It seems like you’ve been waiting your whole life to finish school. Many people consider the summer between high school and the time when they start college (or trade school, or simply start working full time) to be one of the most exciting and fun times of their life. While it’s okay to have fun and celebrate your accomplishments, it’s also important that you remember to play it safe during this time.
One of the biggest mistakes teens make after they graduate from high school is getting drunk, which is bad enough, and then compounding that mistake by getting behind the wheel. Don’t be the person in your group who spends the months following high school graduation dealing with the consequences of a drunk driving charge.
The first thing to remember as you celebrate your freedom from high school is that even though you’re legally an adult, you still aren’t old enough to legally drink. You should avoid alcohol as you celebrate your life. Getting caught with booze at this point in your life will result in you being charged with a “minor in possession.”
If convicted of minor in possession charges, your sentencing could include:
- Being required to do up to 32 hours of community service
- Having to pay a $250 fine
If you are convicted of minor in possession charges a second time, the sentencing includes:
- Up to a $500 fine
- As much as 48 hours of required community service
In addition to fines and community service, you will also lose your driver’s license for a full year after your MIP conviction. The conviction could also impact your acceptance into college and eligibility for some scholarships.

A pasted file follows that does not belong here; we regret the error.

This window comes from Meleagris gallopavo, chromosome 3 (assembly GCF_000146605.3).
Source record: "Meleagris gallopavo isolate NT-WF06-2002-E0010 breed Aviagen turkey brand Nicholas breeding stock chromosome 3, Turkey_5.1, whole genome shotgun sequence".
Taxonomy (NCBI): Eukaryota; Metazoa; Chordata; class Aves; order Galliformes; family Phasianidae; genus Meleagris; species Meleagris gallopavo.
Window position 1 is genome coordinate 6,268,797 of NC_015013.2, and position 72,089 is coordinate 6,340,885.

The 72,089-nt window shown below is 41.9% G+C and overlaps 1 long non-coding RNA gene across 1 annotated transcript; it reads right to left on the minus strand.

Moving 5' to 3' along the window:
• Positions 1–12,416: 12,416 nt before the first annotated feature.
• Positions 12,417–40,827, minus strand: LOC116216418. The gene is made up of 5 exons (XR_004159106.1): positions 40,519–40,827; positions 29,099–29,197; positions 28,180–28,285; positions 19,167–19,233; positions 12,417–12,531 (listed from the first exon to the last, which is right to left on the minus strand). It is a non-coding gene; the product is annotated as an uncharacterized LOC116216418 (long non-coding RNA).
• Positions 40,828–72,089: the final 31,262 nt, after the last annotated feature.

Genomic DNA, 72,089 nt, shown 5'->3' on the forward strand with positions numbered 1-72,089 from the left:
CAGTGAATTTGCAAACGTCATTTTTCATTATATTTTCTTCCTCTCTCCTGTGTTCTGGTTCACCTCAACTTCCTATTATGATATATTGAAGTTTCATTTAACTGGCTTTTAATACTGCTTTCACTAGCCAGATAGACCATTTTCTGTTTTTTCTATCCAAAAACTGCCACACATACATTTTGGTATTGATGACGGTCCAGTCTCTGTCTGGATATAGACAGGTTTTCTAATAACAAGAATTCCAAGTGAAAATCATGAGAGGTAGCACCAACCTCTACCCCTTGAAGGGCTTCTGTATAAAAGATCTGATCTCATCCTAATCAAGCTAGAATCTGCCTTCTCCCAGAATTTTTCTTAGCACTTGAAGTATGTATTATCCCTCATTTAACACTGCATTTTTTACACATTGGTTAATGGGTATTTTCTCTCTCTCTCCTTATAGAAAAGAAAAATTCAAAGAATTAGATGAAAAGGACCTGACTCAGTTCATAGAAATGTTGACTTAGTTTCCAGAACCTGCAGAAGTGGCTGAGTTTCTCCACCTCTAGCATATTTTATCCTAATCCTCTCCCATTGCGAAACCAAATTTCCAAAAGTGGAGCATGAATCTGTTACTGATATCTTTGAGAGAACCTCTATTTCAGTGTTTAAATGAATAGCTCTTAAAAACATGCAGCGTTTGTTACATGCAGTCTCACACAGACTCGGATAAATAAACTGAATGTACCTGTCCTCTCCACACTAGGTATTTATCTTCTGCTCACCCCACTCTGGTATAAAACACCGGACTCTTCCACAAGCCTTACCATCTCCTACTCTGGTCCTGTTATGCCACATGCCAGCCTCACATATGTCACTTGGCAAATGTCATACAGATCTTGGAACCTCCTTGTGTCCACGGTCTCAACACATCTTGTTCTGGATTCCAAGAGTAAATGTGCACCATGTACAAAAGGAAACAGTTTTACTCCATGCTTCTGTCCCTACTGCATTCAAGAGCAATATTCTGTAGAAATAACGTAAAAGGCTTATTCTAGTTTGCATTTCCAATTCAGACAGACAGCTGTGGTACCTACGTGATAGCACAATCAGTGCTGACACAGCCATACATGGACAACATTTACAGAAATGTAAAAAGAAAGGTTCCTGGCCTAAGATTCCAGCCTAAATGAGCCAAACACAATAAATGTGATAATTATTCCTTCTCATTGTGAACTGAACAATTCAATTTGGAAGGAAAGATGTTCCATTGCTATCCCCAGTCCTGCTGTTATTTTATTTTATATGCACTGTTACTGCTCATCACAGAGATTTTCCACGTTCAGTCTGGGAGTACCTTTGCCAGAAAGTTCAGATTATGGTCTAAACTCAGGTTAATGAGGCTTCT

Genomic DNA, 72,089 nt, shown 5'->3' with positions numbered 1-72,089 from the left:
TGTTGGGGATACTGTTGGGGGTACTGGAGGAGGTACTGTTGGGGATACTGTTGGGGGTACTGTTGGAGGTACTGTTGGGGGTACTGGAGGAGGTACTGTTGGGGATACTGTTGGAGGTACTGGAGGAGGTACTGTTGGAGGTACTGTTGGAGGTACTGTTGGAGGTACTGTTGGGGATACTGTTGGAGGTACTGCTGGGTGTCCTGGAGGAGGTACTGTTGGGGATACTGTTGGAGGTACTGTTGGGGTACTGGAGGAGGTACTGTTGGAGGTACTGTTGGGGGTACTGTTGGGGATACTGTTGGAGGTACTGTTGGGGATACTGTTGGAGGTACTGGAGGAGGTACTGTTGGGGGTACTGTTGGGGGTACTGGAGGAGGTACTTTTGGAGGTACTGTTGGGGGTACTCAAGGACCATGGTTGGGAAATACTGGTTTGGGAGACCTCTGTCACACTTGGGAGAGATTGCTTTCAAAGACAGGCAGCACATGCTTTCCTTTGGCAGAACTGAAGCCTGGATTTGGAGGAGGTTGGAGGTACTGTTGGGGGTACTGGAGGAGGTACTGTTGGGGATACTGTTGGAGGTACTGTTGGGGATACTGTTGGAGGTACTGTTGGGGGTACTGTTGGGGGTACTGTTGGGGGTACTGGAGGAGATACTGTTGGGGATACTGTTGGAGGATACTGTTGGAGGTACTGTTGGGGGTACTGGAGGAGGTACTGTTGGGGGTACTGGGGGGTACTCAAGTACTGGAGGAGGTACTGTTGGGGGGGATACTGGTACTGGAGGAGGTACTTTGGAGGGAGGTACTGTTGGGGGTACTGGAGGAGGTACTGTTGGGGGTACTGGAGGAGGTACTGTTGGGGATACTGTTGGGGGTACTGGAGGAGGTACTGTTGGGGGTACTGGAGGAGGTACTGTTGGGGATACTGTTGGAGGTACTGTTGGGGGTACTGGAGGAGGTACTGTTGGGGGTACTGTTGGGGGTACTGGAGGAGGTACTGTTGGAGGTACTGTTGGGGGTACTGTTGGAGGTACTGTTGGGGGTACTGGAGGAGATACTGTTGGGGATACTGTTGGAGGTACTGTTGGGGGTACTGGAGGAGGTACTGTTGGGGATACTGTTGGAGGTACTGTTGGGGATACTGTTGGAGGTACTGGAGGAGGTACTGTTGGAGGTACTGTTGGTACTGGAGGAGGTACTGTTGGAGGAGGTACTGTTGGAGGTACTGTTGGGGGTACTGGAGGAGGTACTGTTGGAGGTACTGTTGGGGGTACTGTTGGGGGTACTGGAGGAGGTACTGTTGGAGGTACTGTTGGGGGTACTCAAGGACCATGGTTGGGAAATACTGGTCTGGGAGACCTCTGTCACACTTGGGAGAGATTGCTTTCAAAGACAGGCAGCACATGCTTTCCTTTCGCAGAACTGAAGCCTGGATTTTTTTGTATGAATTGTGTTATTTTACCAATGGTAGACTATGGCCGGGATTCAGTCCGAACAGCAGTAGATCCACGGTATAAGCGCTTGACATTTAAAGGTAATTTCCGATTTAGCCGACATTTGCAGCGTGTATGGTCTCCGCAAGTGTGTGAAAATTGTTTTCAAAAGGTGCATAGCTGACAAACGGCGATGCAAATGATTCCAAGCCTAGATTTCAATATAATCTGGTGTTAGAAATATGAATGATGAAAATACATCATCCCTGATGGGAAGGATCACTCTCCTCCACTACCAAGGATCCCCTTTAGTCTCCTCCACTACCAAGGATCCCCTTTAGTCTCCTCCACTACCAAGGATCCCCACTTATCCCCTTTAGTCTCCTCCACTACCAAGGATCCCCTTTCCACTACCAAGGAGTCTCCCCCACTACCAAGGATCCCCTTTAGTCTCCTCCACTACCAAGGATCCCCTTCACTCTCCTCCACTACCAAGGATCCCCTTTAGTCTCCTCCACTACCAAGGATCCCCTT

If you get behind the wheel after consuming alcohol as a minor, you are in even more legal trouble. Since you haven’t turned 21, any blood alcohol content that exceeds 0.01% is considered drunk driving. If your blood-alcohol level is 0.01% to 0.04% the officer who pulls you over will confiscate your driver’s license. The only way you can hope to get it back is by scheduling an Administrative Hearing during which you’ll learn how the county intends to handle the situation. You will likely be charged with minor-in-possession and may face additional consequences.
If your blood alcohol level is 0.05%-0.08%, you will be charged with a misdemeanor drunk driving charge.
The first conviction results in:
- A one-year suspension of your driver’s license
- Mandatory attendance in an alcohol education program that lasts at least 3 months
- Mandatory attendance in a youth drunk driving program
In many cases, additional charges, such as reckless endangerment, distracted driving, and minor in possession charges are also filed against the young drunk driver.